Sydney, Australia, is better known for its fantastic food, nightlife and surfy vibe, but not many people know that it is one of the best places in the world for snorkelling.
With so many spots littered across the region that are all easily accessed, make sure you take your snorkelling gear for your next trip to Sydney. Whether you are a scuba diver, an avid snorkeler or an expert, you'll be amazed at the amount of locations on offer and the diverse, colourful species that inhabit this subtropical wonderland, from wobbegongs to giant cuttlefish to seahorse and grey nurse sharks, Sydney really has it all!
Sydney is not tropical, but not cold in diving terms, it's temperate. Ranging from 15 to 24 degrees, this water temp sustains all types of unique underwater life, including amazing kelp beds.
The visibility ranges due to the storms and large swells that batter the coastline, but it averages between 10 and 15 metres, with settled periods experiencing up to 30 metres, particularly in the winter.
Let's get this out of the way, Australia is known for its sharks and not for a good reason. Thankfully, most of the best Sydney snorkelling locations are inshore, shallow and sheltered close to the coast. Because of this, it is highly unlikely that you will bump into the bigger species like tigers, bulls and great whites, however it is a possibility, you are in the ocean after all! Once you have come to terms with this, you are free to explore the incredible coastline that Sydney has to offer.
One shark you may bump into , if you are lucky enough, is the grey nurse shark. Also called a sand tiger or ragged tooth shark, they pose no threat to divers, although they do have a menacing smile and can grow to about 3m (9ft). They are rather large grey to grey-brown in colour with reddish brown spots. They are a slow, docile creature and incredible to snorkel with.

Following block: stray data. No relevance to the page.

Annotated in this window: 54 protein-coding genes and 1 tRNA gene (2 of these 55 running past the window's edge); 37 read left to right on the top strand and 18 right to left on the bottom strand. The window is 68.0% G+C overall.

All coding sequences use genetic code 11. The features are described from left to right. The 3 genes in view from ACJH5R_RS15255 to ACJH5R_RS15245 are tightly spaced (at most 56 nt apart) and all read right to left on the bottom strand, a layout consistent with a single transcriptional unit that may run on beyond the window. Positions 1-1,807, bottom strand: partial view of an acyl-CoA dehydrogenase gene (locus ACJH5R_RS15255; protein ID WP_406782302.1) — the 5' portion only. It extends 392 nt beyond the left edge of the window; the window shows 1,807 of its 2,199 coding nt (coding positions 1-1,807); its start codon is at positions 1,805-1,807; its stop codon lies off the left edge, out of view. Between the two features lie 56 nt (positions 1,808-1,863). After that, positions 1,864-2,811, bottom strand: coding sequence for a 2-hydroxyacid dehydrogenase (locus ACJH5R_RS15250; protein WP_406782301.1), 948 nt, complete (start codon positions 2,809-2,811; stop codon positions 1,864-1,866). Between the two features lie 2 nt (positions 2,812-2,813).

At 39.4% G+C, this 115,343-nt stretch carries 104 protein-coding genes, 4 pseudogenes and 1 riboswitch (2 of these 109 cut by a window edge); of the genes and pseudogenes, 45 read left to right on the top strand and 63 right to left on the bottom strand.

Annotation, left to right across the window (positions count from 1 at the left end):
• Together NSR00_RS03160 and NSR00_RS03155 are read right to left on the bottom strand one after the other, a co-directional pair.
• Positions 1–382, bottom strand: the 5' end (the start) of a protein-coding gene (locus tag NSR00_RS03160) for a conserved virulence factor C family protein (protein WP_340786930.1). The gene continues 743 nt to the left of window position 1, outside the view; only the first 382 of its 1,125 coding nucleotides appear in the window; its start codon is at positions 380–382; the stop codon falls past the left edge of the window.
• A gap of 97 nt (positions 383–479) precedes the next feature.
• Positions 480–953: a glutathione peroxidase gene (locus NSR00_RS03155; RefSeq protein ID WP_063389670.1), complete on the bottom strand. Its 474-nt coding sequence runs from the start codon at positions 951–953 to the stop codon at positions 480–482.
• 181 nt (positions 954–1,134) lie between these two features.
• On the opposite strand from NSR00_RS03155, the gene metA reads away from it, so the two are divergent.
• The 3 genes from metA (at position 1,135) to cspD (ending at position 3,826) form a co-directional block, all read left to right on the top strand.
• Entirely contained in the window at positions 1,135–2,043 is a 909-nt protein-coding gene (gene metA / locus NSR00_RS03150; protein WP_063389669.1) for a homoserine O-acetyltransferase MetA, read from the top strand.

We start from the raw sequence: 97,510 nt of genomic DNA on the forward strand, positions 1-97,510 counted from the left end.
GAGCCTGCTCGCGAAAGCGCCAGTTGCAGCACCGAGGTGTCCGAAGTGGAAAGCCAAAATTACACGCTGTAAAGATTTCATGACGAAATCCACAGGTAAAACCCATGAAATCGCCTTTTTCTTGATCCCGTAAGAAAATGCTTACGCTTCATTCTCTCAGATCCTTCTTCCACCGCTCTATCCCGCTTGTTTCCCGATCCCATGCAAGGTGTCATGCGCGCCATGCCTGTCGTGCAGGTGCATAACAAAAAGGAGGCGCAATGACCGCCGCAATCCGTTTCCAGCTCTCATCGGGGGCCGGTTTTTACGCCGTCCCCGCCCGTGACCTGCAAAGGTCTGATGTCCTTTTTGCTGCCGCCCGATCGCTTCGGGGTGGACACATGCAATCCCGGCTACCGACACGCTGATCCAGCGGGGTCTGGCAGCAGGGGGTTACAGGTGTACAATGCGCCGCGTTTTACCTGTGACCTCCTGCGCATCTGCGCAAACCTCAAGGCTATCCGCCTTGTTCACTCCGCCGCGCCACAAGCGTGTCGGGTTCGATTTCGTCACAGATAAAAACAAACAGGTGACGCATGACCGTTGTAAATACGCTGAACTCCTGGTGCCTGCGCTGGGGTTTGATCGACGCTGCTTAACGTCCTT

At certain times of the year, Nurse sharks aggregate close to shore in bays all over Sydney. Jump in at any rocky, kelpy bay with a sandy bottom and you are likely to find them, even if you are new to snorkelling. Sharing the water with these magnificent creatures is something you will never forget!
If you are lucky enough to happen upon a Nurse shark, it's important to be responsible and don't spook them. Don't block their movements or exits, don't descend straight down on top of them. Do try to stay in the same spot, breathing quietly and making minimal noise, they don't like lots of bubbles and noise, so staying still and quiet will improve your experience. Do enjoy the experience! It wasn't long ago that Nurse sharks were fished to the brink of extinction, you are incredibly lucky to see them!
Cabbage Tree Bay
Cabbage Tree Bay is an incredible 20 hectare marine reserve between Manly's southern end and the northern tip of Shelly beach headland. The visibility is generally good and it is a super convenient spot for a beginner.
Simply walk down past the smoothie stall to where the old boat sheds are. Walk down the concrete stairs on to the rock slabs below and begin your adventure. In the shallows there is plenty of seagrass which sways with the tidal flow. Drummer and juvenile fish are found here as are multiple types of stingrays. Further offshore, Giant cuttlefish, turtles and dolphins are also seen frequently at certain times of the year.